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How Do I Choose the Best Online Music Theory Classes?

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  • Written By: Wanda Marie Thibodeaux
  • Edited By: O. Wallace
  • Last Modified Date: 19 November 2016
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People can study music theory online in the same way they do other academic subjects. To choose the best classes for music theory, however, students need to ensure the goals of the class meet their needs and thoroughly examine the presentation of and resources related to course information. Communication and scheduling also are important considerations, as is credit transfer and cost.

The first step in choosing the best online music theory classes is to look at the syllabus for the class and determine what music theory elements the class will cover. The outline for the course should not simply indicate the progression of the course. It also should indicate what the specific objectives of the class are, such as being able to identify various musical meters, intervals and chord quality. Determining the specific objectives is important because music theory is an expansive field. Tonal composition based on diatonic scale and chord progressions and analysis, for example, is drastically different than atonal composition based on the twelve-tone row.

Next, look at the listening and visual examples included in the course. Many people learn well by reading a text, but music is by definition an auditory discipline that requires the translation of visual elements into physical sound production. Good online music theory classes thus should have audio files available for download or streaming and score excerpts that exemplify the theory concepts and allow the musician to recognize how the concept works in real practice.

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Third, check the self-testing resources the online music theory classes offer. Music theorists need the opportunity to practice applying concepts and recognizing specific musical elements by ear. Self-testing resources may check understanding of musical terminology, interval and chord recognition, proper use of clefs and other elements such as instrument range and harmonics. The tools may be on a website or they can be freeware or shareware software programs the musician can download and use at leisure. The tools should be relevant to the course objectives and have 24-hour access.

Good online music theory classes also present musical terminology well, such as presenting an online glossary. In poor presentation, terminology is explained with other musical terminology, meaning that someone without previous musical knowledge cannot really grasp the idea at hand without looking up additional terms. Good presentation explains each theory concept independently and in layman's vocabulary.

The ability to communicate with the professor and other students matters, too. Music theory can be complex and confusing, so students need a way to check that they're on the right track and ask questions just as if they were in a physical classroom. The professor should be easy to reach via email, and there should be regular chat sessions scheduled for distanced-learning group study. This is critical because musicians will struggle later on if they don't have a solid understanding of fundamentals.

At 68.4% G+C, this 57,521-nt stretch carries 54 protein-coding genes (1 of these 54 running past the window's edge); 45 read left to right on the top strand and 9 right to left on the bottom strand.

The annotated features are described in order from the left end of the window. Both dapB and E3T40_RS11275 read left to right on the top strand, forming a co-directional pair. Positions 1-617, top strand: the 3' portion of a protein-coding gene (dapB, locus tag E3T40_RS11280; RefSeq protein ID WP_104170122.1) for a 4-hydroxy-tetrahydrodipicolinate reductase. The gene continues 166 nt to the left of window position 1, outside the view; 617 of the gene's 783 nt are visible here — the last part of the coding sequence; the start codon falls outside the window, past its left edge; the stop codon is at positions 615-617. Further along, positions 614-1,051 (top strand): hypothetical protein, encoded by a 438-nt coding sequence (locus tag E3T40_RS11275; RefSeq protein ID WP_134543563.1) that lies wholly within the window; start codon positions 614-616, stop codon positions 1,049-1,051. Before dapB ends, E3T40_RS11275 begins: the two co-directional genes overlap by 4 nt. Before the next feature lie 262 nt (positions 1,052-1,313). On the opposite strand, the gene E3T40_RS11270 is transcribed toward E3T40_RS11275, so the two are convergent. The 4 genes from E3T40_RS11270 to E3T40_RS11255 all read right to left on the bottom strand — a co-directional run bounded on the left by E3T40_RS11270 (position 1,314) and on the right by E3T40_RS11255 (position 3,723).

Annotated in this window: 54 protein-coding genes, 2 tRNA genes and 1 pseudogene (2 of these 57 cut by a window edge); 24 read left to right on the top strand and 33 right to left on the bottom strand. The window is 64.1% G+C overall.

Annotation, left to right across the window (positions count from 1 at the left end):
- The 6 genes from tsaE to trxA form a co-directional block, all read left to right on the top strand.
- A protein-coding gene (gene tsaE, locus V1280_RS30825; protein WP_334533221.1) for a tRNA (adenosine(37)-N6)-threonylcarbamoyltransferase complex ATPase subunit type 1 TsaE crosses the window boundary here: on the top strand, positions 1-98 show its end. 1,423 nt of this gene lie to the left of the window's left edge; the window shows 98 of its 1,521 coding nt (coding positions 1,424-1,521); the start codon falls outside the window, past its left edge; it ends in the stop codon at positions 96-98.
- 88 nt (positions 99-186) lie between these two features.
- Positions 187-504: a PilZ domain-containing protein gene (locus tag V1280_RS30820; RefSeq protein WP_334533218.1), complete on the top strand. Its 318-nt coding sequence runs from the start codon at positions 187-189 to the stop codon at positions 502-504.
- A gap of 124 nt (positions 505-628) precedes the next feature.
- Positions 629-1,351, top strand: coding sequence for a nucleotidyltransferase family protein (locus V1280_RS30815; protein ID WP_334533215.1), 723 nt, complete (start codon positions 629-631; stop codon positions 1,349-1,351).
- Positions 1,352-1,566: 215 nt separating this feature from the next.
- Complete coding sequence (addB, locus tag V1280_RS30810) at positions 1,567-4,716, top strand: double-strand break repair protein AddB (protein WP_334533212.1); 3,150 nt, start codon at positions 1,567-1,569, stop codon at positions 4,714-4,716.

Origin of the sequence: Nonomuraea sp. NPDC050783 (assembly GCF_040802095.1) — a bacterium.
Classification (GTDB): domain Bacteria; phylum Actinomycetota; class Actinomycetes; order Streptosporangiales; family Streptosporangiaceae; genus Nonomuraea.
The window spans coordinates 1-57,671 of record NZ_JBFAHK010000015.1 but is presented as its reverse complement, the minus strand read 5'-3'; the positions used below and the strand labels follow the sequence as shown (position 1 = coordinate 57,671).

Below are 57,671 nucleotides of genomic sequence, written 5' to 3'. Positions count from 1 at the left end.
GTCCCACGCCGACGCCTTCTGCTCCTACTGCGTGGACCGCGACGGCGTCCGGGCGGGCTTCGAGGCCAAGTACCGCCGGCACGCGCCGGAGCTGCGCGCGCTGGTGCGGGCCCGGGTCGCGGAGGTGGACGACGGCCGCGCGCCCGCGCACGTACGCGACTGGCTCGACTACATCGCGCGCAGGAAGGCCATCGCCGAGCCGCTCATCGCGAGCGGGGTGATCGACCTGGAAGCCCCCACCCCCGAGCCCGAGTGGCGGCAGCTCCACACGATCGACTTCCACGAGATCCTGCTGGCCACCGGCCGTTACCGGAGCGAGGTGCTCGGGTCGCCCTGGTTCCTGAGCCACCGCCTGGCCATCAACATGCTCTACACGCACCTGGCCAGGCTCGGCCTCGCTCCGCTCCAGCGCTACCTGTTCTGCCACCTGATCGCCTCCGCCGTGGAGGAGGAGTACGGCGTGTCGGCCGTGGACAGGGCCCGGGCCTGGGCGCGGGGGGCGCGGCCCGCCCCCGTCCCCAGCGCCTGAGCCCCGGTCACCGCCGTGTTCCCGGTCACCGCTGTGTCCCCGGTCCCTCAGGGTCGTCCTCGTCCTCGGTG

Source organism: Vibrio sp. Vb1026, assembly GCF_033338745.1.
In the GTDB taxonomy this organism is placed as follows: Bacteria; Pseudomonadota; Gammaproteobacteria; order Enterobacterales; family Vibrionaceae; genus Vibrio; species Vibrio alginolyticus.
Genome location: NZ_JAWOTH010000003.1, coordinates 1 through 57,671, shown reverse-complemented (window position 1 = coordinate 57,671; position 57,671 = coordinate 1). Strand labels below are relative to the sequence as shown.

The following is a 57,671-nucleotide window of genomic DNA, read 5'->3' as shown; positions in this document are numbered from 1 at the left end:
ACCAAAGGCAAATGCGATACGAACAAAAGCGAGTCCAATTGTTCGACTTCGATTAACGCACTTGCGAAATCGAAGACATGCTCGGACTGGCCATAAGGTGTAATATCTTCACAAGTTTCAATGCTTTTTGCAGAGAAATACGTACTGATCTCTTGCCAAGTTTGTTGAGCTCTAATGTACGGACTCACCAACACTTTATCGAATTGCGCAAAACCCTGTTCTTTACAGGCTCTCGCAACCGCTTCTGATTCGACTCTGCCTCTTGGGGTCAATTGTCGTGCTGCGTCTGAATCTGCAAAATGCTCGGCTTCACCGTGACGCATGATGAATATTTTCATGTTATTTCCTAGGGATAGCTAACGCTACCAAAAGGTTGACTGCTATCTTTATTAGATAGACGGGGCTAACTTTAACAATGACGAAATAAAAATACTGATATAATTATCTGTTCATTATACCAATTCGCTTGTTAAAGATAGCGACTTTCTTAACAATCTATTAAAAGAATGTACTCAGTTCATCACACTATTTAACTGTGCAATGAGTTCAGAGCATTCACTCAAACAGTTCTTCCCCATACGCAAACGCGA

Additionally, look at the overall schedule for the course. People often choose online courses, music or otherwise, because they need to be able to do the coursework outside of the traditional work and academic day. Compare the schedule to the commitments the student already has. Even if the course has all the theory objectives for which a student is looking, it might not be the best fit if it is paced too quickly or slowly. Deadlines for assignment submissions should be clear, as should the penalties for late submissions.

The ability to transfer credit from the online music theory classes is also an issue. Sometimes people find that they would like to change academic institutions, but because different institutions have different curriculum standards, students cannot always guarantee their music theory credit is useful in another location. This ends up costing the student more money and more time, as he has to pay to retake a theory course that does meet the institution's standards. Music departments often tier music theory classes — for example, only offering Theory I in the fall — so students must also pay attention to the transfer process to avoid delays in obtaining a music theory degree.

Students who want to learn music theory online also should investigate the qualifications and experience of the professor. Check that the professor is active as a performer or composer and find out how long he has taught the class. Look at student reviews to determine how the professor communicates and assists students.

Cost is the last factor to examine when choosing an online music theory course. No matter how good a music theory class is, it isn't practical if it won't fit the student's available budget. At the same time, even excellent courses should not exceed the general market rate for the same information and tools. Comparing course fees and syllabi at the same time can shed light on which courses provide the most data and resources for the least cost.

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